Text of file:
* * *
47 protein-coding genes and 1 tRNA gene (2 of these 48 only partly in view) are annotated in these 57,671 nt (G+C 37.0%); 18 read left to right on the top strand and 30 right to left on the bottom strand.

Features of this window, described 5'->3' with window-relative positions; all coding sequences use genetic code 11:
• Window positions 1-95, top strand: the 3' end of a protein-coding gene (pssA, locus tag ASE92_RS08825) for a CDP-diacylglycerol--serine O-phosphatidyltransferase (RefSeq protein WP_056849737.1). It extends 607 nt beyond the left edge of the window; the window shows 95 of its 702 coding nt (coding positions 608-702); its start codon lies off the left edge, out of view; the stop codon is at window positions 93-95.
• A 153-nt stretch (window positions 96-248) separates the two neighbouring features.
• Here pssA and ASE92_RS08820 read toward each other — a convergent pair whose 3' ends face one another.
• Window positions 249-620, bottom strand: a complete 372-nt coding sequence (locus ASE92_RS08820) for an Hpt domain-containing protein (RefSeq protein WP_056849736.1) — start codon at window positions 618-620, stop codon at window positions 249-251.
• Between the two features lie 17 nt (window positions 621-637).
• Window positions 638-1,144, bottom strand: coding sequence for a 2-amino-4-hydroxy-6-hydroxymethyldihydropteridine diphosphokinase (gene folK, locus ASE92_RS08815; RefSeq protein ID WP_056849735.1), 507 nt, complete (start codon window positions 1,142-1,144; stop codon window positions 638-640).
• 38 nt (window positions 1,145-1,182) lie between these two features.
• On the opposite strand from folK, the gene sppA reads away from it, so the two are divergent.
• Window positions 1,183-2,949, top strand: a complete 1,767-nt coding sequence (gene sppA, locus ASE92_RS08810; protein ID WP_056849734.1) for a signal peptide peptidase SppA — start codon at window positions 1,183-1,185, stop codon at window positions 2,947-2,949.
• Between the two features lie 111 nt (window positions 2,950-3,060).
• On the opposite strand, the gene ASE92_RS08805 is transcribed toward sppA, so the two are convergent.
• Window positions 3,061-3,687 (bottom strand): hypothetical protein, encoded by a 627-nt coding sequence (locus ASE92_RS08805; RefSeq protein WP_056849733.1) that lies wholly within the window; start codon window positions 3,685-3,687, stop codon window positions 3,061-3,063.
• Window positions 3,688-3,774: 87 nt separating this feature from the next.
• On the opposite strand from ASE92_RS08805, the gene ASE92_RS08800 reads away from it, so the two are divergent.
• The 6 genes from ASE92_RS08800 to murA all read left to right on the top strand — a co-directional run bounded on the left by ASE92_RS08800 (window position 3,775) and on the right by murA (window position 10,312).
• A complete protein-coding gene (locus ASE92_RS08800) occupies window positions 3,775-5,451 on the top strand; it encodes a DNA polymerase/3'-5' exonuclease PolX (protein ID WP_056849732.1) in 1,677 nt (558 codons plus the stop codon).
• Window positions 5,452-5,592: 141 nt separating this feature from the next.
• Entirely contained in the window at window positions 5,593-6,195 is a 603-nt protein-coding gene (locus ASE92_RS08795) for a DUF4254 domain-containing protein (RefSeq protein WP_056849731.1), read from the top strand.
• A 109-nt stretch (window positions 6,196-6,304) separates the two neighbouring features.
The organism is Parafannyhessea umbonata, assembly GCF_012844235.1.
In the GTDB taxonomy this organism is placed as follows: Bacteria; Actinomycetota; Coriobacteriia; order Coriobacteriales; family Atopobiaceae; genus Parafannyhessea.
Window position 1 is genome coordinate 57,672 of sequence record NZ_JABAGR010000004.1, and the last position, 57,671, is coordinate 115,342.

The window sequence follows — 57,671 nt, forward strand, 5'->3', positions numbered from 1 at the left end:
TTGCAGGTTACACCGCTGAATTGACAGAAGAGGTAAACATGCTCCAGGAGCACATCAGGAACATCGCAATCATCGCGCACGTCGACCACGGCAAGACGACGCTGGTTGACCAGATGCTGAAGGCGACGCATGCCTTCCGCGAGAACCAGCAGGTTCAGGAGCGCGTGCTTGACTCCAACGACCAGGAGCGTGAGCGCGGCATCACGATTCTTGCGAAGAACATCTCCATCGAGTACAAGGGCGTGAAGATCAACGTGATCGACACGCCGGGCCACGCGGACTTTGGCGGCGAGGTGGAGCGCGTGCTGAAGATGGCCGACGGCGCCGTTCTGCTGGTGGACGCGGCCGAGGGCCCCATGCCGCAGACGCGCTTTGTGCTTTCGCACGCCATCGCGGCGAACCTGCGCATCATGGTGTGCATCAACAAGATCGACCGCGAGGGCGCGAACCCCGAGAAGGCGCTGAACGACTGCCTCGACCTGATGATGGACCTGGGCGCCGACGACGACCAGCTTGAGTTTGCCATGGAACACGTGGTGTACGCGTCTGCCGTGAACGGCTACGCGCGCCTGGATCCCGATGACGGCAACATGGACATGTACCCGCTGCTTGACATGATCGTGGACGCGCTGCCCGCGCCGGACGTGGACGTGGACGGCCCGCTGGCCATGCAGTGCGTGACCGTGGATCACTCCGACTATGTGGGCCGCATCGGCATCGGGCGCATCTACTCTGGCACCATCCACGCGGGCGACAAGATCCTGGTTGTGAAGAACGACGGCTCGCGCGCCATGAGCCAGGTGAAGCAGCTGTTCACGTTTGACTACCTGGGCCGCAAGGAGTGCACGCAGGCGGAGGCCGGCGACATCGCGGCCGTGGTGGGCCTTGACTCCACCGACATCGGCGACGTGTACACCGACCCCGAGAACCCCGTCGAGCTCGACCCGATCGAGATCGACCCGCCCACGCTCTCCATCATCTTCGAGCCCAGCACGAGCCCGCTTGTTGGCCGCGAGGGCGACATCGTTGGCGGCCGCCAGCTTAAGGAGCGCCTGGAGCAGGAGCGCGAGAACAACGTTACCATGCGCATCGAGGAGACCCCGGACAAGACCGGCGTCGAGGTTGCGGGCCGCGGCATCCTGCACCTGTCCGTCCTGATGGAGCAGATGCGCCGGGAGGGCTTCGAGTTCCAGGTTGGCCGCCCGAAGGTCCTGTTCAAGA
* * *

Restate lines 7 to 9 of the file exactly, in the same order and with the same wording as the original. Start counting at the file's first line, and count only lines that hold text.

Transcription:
• Between the two features lie 17 nt (window positions 621-637).
• Window positions 638-1,144, bottom strand: coding sequence for a 2-amino-4-hydroxy-6-hydroxymethyldihydropteridine diphosphokinase (gene folK, locus ASE92_RS08815; RefSeq protein ID WP_056849735.1), 507 nt, complete (start codon window positions 1,142-1,144; stop codon window positions 638-640).
• 38 nt (window positions 1,145-1,182) lie between these two features.